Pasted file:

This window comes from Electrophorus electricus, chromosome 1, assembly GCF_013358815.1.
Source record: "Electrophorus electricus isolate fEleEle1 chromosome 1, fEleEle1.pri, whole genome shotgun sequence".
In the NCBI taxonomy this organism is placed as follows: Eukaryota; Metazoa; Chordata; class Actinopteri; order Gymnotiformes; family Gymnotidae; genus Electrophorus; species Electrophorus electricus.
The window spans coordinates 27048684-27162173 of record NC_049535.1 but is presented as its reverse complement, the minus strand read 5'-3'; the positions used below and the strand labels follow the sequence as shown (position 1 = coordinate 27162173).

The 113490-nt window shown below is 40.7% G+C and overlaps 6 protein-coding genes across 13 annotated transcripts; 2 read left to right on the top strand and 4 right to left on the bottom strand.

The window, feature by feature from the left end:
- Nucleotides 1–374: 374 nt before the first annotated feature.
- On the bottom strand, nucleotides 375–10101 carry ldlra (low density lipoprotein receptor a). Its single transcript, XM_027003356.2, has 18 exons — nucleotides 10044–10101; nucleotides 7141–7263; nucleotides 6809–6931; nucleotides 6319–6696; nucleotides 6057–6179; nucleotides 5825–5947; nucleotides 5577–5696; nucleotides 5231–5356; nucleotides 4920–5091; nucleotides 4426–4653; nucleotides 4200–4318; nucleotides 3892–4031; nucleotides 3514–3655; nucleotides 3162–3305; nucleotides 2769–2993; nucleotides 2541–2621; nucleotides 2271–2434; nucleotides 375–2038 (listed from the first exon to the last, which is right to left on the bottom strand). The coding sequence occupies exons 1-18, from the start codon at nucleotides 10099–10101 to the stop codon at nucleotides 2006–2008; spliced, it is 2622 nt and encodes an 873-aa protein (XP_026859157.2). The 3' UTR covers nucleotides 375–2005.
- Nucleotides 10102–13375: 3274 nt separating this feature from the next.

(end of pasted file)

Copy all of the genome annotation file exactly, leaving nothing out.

This window comes from Electrophorus electricus, chromosome 1, assembly GCF_013358815.1.
Source record: "Electrophorus electricus isolate fEleEle1 chromosome 1, fEleEle1.pri, whole genome shotgun sequence".
In the NCBI taxonomy this organism is placed as follows: Eukaryota; Metazoa; Chordata; class Actinopteri; order Gymnotiformes; family Gymnotidae; genus Electrophorus; species Electrophorus electricus.
The window spans coordinates 27048684-27162173 of record NC_049535.1 but is presented as its reverse complement, the minus strand read 5'-3'; the positions used below and the strand labels follow the sequence as shown (position 1 = coordinate 27162173).

The 113490-nt window shown below is 40.7% G+C and overlaps 6 protein-coding genes across 13 annotated transcripts; 2 read left to right on the top strand and 4 right to left on the bottom strand.

The window, feature by feature from the left end:
- Nucleotides 1–374: 374 nt before the first annotated feature.
- On the bottom strand, nucleotides 375–10101 carry ldlra (low density lipoprotein receptor a). Its single transcript, XM_027003356.2, has 18 exons — nucleotides 10044–10101; nucleotides 7141–7263; nucleotides 6809–6931; nucleotides 6319–6696; nucleotides 6057–6179; nucleotides 5825–5947; nucleotides 5577–5696; nucleotides 5231–5356; nucleotides 4920–5091; nucleotides 4426–4653; nucleotides 4200–4318; nucleotides 3892–4031; nucleotides 3514–3655; nucleotides 3162–3305; nucleotides 2769–2993; nucleotides 2541–2621; nucleotides 2271–2434; nucleotides 375–2038 (listed from the first exon to the last, which is right to left on the bottom strand). The coding sequence occupies exons 1-18, from the start codon at nucleotides 10099–10101 to the stop codon at nucleotides 2006–2008; spliced, it is 2622 nt and encodes an 873-aa protein (XP_026859157.2). The 3' UTR covers nucleotides 375–2005.
- Nucleotides 10102–13375: 3274 nt separating this feature from the next.